Today’s Tirade: Pretty Fly (For a White Guy)

food-shopping-s

Doing the Dreaded Food-Shopping

Pretty fly for any-colored individual, for that matter, is quite a compliment indeed, which is what a friend just called this procrastinator. If there ever was a king of procrastination, I’d be runner-up to the crown. Even my weekly post for the new month of February is making it at the last minute on the end of the first week—like a charging baseball player’s sliding into home plate, safely and soundly.

Spring training starts on the 19th. Winter officially ends a little over a month from then. The spawning anticipation of springtime becomes feverish at that point, and the worst season for this lover of warm weather is close to being a somewhat fond memory; although, late-February and March can be brutal. Let’s hope for the former and not the latter.

What brought on procrastination was my having to do the dreaded food-shopping on a Saturday. Only masochists do their shopping on the weekend. Sadists might love it as well, those blasted numb-nuts who are the ones dealing out utter frustration.

Masochism is not a favorite pastime of mine. In fact, it’s one of the top-ten worst things on my list. My procrastinate alternative today would have been to break into the canned stuff: ravioli, mac and cheese, or lasagna for dinner, a semi-masochistic diversion.

That’s not so bad though, but tolerated only for a couple of days before the body calls out for justice with the want of sustenance from the local pizzeria or Chinese take-out: OK for a day or two, but needlessly expensive. Hence, as a result of procrastination, masochism was added to today’s agenda.

What makes a person want to procrastinate? Laziness is up there as an explanation, but who wants to be labeled as such? Less wear and tear on the body is another, only to become null-and-void during a masochistic, Saturday melee in the supermarket.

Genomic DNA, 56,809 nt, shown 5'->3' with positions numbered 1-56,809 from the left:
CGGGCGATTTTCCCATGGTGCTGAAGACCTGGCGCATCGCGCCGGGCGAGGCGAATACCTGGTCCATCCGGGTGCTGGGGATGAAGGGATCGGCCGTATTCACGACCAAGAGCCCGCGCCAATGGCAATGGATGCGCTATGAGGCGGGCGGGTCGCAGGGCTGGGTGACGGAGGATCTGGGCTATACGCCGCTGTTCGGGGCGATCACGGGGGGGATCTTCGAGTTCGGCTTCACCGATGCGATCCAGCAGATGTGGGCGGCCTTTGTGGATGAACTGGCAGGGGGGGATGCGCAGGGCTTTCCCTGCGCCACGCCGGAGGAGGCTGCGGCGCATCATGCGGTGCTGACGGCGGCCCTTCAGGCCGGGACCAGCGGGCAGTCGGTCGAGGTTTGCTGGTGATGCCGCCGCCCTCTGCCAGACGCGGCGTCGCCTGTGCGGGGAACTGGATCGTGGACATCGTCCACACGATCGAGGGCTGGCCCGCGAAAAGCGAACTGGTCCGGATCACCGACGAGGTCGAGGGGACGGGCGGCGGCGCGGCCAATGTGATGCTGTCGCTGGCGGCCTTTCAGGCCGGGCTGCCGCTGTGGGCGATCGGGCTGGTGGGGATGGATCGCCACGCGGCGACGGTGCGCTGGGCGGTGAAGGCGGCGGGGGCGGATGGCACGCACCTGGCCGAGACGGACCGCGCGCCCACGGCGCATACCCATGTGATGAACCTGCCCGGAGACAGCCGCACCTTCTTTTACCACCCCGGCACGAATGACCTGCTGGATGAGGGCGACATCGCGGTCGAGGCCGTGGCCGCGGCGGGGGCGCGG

Yes, the infamous aisle-blockers were out in full force: the sadistic ones who, when approached and asked nicely to let me pass, turn and give me that look, as if I were inconveniencing them. “Get your #!@#$%&* shopping cart out of the way,” is running through my head whilst I bite my tongue and smile at lady like the smart-ass that I am.

The multitude of cell-phone users, speaking exceedingly loud and following me around, are worth a mention. The crowd of people at the meat section, all comparing the price of every piece of butchered red meat in the refrigerated case, blocking access to the slaughtered beef, could have been victims of a few ear flicks; you know, flicking your thumb and forefinger together to elicit a flapping and stinging sensation onto their ear lobes.

Packaged paper plates that have decreased previously in amounts from 100 pieces in total to 90 were found today to be 70 in quantity, for the same price as always. At least the tin of brown shoe polish is the same size as the one in which I’m about to run out. I bet the price is higher, albeit, no comparative pricing is available.

Finally, la creme de ma tante was my checking out behind the woman whose coupon didn’t go through, her insisting on speaking to a manager about why it didn’t—even though the poor girl behind the counter explained the intended product wasn’t the one on sale—holding up the line further when she searched in her handbag for a checkbook, pen, store card, and ID.

Who in the world doesn’t have an ATM card? Who uses checks anymore? As my luck would have it, probably the only one in the Frankford-Morell neighborhood of Philadelphia was standing in front of me.

Enough of complaining, as I tend to do in great volume; but that makes wonderful fodder as necessary for when my writing procrastination is up and subject matter has to be pulled out of a hat.

Thanks for stopping by from time to time. Catch you at the next rant.

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About Mike Slickster

As an early retiree with an honorary doctorate degree from the proverbial "School of Hard Knocks," this upcoming author with a lot of free time on his hands utilizes his expansive repertoire for humorous yet tragic, wildly creative writing that contains years of imaginative fantasy, pure nonsense, classic slapstick, extreme happiness and searing heartbreak; gathered by a wealth of personal experiences throughout his thrilling—sometimes mundane or unusually horrid—free-spirited, rock-'n'-roller-coaster ride around our beloved Planet Earth. Mike Slickster's illustrious quest continues, living now in Act Three of his present incarnation, quite a bit on the cutting edge of profundity and philosophical merriment as seen through his colorful characters, most notably evident in the amusing Thirty Days Across the Big Pond series, all of which can be found at Lulu.com.
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